There are boxes all over the house as I pack up our belongings and there has been the recent sadness, I think he does feel a certain amount of stress because he's always around. I try to take comfort that although we will be going somewhere new, all the things he's fimiliar with and that mean home to him will still be there.

We spent a nice morning together Fred and I, he wandered around the house with me meowing for attention and purring when he got it.

I feel like we are more in control of his illness. When I suggested to the vets about hydrating him myself, they seemed to dismiss it, saying it wasn't possible to do that to a cat. Well, they don't know Fred.
Failure is unimportant. It takes courage to make a fool of yourself - Charlie Chaplin

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Mr. Arkadin
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Re: The Domestic CAT: Feline at its finest!

Postby Mr. Arkadin » June 29th, 2009, 5:49 pm

Thank you for the kind words guys, but Mrs. A is the true Cat-Whisperer of our zoo, err--I mean home.

Judith is right about Enalapril (also about Hills KD). It's also used for circulation problems as well. I can't stress enough how important it is. I watched one of my cats have a heart attack and die in my arms when medication could have prevented such a situation.

As for food, offer Fred some of this:

http://tiny.cc/1iHTy

This stuff looks and smells so good that I'd consider eating it (and I'm a vegetarian!).

I read that Fred eats a special food for crystals, has your doctor not advised you to change his food?

charliechaplinfan wrote: When I suggested to the vets about hydrating him myself, they seemed to dismiss it, saying it wasn't possible to do that to a cat.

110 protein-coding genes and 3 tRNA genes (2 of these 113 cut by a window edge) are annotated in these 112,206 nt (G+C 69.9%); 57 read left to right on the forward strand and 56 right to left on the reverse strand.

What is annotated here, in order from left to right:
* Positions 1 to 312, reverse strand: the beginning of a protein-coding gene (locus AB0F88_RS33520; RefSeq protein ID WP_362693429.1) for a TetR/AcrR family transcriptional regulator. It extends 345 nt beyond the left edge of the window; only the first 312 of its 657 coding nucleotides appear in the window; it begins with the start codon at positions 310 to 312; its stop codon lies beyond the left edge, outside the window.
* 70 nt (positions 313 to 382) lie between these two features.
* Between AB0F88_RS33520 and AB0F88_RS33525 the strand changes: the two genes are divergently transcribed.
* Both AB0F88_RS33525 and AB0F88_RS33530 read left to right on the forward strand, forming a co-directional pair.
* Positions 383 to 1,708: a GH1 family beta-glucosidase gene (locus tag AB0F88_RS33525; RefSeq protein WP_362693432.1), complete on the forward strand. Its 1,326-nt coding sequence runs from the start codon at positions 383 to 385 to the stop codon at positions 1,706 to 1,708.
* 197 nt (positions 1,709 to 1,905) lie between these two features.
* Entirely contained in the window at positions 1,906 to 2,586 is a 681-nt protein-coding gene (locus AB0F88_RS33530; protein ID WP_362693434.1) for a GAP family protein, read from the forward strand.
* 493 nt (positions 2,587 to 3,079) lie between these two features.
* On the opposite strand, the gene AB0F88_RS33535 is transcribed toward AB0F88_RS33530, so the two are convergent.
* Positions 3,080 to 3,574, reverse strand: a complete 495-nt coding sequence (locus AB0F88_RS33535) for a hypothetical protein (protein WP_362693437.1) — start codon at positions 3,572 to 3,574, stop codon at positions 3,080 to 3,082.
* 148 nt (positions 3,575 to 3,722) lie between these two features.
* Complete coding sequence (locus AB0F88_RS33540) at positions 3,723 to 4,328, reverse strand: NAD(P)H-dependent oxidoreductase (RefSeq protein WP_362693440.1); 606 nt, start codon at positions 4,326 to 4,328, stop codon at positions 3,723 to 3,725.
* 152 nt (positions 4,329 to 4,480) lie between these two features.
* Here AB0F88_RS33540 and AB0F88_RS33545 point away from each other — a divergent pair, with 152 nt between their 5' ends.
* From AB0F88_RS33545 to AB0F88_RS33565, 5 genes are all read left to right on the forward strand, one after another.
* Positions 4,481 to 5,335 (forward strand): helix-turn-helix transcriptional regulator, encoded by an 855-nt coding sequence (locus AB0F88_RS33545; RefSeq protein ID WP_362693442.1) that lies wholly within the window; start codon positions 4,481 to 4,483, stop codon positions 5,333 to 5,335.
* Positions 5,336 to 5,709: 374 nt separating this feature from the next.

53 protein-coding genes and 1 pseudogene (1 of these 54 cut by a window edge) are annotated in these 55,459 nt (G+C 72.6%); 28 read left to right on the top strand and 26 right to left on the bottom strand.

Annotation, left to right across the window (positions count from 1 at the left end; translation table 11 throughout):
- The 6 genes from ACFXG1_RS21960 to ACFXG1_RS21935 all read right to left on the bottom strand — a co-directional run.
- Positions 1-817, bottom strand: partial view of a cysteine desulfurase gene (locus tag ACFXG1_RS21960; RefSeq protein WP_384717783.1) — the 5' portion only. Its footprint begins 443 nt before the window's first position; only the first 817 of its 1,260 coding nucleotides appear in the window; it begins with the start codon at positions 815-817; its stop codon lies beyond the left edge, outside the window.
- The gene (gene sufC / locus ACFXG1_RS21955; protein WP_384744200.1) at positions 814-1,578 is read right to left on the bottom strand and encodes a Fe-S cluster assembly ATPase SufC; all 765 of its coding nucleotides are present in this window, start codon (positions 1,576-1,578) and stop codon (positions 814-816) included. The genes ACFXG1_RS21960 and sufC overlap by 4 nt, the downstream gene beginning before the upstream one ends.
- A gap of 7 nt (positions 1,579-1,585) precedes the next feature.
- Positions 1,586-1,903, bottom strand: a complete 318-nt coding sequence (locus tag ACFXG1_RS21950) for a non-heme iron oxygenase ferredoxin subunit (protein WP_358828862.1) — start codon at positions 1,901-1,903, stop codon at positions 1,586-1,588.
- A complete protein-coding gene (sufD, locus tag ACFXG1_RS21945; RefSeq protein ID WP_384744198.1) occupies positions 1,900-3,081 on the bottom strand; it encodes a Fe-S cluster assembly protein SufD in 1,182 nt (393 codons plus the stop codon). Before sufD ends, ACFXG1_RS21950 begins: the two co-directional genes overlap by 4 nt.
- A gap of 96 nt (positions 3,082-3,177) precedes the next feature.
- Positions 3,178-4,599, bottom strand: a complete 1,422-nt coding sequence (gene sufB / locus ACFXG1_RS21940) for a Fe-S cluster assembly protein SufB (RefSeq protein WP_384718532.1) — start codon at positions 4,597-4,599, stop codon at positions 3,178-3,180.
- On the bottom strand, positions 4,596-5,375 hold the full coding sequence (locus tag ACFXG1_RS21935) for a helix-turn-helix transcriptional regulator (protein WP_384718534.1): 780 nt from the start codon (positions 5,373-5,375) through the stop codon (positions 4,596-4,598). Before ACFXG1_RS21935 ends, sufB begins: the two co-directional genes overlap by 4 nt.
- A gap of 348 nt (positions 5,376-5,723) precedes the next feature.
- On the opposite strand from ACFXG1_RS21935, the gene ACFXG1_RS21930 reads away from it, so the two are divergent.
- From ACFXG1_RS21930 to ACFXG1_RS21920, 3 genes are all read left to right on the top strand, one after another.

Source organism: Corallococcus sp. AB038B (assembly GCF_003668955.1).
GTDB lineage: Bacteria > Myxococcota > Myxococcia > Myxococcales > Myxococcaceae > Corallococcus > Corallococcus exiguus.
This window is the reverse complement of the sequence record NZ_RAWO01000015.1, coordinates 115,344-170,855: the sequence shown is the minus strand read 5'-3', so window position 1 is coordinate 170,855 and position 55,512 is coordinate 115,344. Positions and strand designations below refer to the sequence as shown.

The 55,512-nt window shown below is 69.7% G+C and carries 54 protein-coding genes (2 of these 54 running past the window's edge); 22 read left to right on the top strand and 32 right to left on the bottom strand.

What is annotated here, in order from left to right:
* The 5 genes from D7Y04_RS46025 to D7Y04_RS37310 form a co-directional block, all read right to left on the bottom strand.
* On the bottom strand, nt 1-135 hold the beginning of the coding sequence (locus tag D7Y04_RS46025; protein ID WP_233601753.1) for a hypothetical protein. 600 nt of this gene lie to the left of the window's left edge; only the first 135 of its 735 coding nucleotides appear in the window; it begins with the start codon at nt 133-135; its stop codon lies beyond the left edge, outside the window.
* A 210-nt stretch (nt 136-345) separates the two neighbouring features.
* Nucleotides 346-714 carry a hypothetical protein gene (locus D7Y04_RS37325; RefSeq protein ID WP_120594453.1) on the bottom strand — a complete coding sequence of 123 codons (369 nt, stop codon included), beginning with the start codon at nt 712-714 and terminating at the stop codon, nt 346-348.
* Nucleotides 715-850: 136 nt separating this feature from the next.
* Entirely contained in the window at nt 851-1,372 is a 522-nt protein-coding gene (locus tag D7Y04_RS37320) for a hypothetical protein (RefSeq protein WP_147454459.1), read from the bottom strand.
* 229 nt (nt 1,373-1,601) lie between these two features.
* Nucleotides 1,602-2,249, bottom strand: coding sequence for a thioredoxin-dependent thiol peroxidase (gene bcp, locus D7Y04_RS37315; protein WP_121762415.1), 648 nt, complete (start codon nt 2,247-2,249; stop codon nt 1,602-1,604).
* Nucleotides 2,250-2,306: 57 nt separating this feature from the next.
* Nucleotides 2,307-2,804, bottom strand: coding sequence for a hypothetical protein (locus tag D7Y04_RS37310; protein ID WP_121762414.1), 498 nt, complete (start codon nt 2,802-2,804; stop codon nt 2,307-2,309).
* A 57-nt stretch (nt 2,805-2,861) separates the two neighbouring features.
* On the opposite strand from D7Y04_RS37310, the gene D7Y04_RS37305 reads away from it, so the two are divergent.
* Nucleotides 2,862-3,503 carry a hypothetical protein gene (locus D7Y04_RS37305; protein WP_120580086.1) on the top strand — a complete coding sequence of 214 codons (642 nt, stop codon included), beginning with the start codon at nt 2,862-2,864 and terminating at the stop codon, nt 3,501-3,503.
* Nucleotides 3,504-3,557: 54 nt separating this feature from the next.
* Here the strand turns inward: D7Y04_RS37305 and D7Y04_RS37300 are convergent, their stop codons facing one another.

Get another vet. You can do this yourself and it's not difficult once you learn how. It's usually a two person job (one keeps the cat still and pets him, the other works the needle), but it can be done in around 15 minutes and it will make him feel much better and restore his appetite.

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charliechaplinfan
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Re: The Domestic CAT: Feline at its finest!

Postby charliechaplinfan » June 30th, 2009, 1:04 pm

He does have a special diet for his crystals, it's made by Hills and is called Special diet, he has this one week in four, besides that they usually have Hills Dry Diet for senior cats. Today I've blended the food with water. I rang the vets to see what was the best food to get into him and they said any cat food. I reckoned this was better than anything, also it's quite rich and he doesn't need a lot of it, we have to do it together. I'm a little worried that he isn't attempting to feed himself but none of it comes back ot goes straight through him, I think this is quite strange but he's always been a stubborn old boy with food.

I'll consider changing vets, I'll see how it goes when he goes to the vets next week.

I have Claude too, he's a glutton if you let him. He was here first and Fred takes a very subservient role to him, Claude eats first and has all he wants before Fred will attempt to feed. Fred won't eat at all with Claude around these days. Claude is getting on a little now and it's impossible to make them feed in seperate areas. I don't know how you would do this if the cat you want to get the nutrition won't eat straight away, Fred's always liked to snack, so this is how Claude has got portly and I haven't the heart to shut Claude out all day.